Clinical study of recombinant adenovirus-p53 combined with fractionated stereotactic radiotherapy for hepatocellular carcinoma

Cancer Center, Daping Hospital and Institute of Surgery Research, Third Military Medical University, 400042, Chongqing, China.
Journal of Cancer Research and Clinical Oncology (Impact Factor: 3.08). 10/2009; 136(4):625-30. DOI: 10.1007/s00432-009-0701-6
Source: PubMed


The purpose of our study was to evaluate the feasibility and treatment outcomes of recombinant adenovirus-p53 (rAd-p53, trademarked as Gendicine) combined with fractionated stereotactic radiotherapy (fSRT) in treatment of primary hepatocellular carcinoma (HCC).
We randomly enrolled 40 patients with HCC treated by fSRT alone (fSRT group) or rAd-p53 combined with fSRT (combined group). Tumor size was 2-5.2 cm (average 3.2 cm). We prescribed 50 Gy in 10 fractions at the 50%-80% isodose line of the planning target volume for 2 weeks in two groups. The combined group was treated with two intratumoral injections of rAd-p53 on day 1 and 8 while fSRT started on day 3. Tumor response was assessed after treatment using modified WHO criteria. The follow-up period was 11-44 months (median 35 months).
The overall response rate of fSRT group was 70%, with 4 patients showing complete response (20%), 10 partial response (50%) and 6 stable disease (30%). Correspondingly the overall response rate of combined group was 85%, with 7 patients showing complete response (35%), 10 partial response (50%) and 3 stable disease (15%). The 1-year survival rates of fSRT group and combined group were 70.0% and 90.0%, respectively. The 1-year disease-free survival rates of fSRT group and combined group were 65% and 85%, respectively. These treatments were well tolerated, because grade 3 or 4 toxicity was not observed.
These results suggest that rAd-p53 combined with fSRT is a relatively safe and effective method for treating primary hepatocellular carcinoma compared with only fSRT. Thus, rAd-p53 combined with fractionated SRT may be preferred as a choice of local treatment for primary HCC when the patients are inoperable or when the patients refuse operation.

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    • "Small clinical trials with Ad-p53 have also been carried out in patients with hepatocellular cancer, ovarian cancer, esophageal cancer and gliomas (for review, see Refs. [96] [97]). Overall, the main conclusion from these trials is that Ad-p53 is relatively free of major toxicity but has limited efficacy. "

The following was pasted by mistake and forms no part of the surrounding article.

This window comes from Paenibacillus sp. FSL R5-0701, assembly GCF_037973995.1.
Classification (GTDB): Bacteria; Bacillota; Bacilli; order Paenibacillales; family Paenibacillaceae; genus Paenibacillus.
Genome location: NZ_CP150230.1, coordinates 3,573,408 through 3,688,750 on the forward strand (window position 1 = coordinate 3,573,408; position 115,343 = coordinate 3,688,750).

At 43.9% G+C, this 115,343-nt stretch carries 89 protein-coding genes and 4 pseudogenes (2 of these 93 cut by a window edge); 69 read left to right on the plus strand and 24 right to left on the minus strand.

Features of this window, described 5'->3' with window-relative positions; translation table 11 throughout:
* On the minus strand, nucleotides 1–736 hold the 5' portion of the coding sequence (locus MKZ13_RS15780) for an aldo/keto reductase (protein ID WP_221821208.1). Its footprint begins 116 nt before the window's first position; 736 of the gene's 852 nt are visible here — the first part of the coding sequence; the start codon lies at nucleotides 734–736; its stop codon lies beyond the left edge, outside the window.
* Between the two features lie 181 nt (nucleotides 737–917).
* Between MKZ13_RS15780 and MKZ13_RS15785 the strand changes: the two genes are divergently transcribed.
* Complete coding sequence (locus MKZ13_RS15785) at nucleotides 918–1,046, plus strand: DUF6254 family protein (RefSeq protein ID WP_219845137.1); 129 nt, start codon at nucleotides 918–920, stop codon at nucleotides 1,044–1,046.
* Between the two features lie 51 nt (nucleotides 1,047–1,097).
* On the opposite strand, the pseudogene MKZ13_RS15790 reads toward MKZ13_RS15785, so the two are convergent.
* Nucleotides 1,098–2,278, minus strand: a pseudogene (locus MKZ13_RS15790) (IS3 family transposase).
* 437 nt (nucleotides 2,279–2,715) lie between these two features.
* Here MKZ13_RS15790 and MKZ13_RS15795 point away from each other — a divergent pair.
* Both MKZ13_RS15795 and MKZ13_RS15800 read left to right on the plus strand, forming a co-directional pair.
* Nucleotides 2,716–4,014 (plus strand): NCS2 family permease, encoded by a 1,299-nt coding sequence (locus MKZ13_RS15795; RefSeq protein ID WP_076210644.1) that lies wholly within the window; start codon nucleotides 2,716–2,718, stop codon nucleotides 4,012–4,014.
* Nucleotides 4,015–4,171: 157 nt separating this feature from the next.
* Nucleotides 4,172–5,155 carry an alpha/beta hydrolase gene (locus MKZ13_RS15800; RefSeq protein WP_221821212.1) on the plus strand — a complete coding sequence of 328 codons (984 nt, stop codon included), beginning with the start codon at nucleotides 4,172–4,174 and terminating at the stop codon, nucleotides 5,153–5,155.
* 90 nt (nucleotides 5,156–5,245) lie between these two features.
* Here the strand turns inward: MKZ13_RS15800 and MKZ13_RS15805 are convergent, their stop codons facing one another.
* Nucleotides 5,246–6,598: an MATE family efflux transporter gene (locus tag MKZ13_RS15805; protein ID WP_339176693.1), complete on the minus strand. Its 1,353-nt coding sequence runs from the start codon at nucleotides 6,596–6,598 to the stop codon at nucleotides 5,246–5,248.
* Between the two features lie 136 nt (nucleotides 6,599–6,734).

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    ABSTRACT: P53 is the most frequently mutated gene in human cancer, but until recently was believed to be “undruggable”.•P53 is particularly frequently mutated (> 80%) in difficult to treat tumors (TNBC, HGS ovarian, squamous lung cancer).•Several drugs are now available that can reactivate mutant p53 to a form exhibiting wild-type properties (eg, PRIMA1MET).•Other compounds are available that block the degradation of wild-type p53 (e.g., nutlins).•p53-targeting drugs currently undergoing clinical trials include PRIMA1MET (APR-246) and nutlin derivatives.
    No preview · Article · Oct 2014 · Cancer Treatment Reviews
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    • "The E1-defective replication-incompetent adenoviral vectors used earlier are incapable of replication; the safety is guaranteed but the infection of each tumor cell is impossible, which limited its therapeutic effect. The world first anti-tumor gene therapeutic drug, recombinant human P53 adenovirus (Ad- P53), which was approved by the State Food and Drug Administration (SFDA) of China in 2004, belongs to this replicationincompetent adenoviral vector (Lu et al., 2011; Yang et al., 2010; Peng, 2005). More recently, the conditionally replicative adenovirus (CRAd), which can replicate specifically in tumor cells and can therefore infect, kill more tumor cells (also called oncolytic adenovirus) has been developed; the early representative of oncolytic adenovirus was Onyx-015 (Bagheri et al., 2011; Hemminki et al., 2011; He et al., 2009; Opyrchal et al., 2009). "
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    • "Despite remarkable examples of therapeutic efficacy in patients with Li-Fraumeni syndrome, an autosomal-dominant mutation of the p53 gene, the Food and Drug Administration (FDA) did not approve Advexin, the western version of a wt-p53-encoding adenovirus developed by Introgen Therapeutics. Nevertheless , the equivalent Gendicine, in combination with radiotherapy , is being applied in the treatment of head and neck cancer in China since several years and also shows efficacy in the combination treatment of hepatocellular carcinoma (Shi and Zheng, 2009; Yang et al., 2010). "
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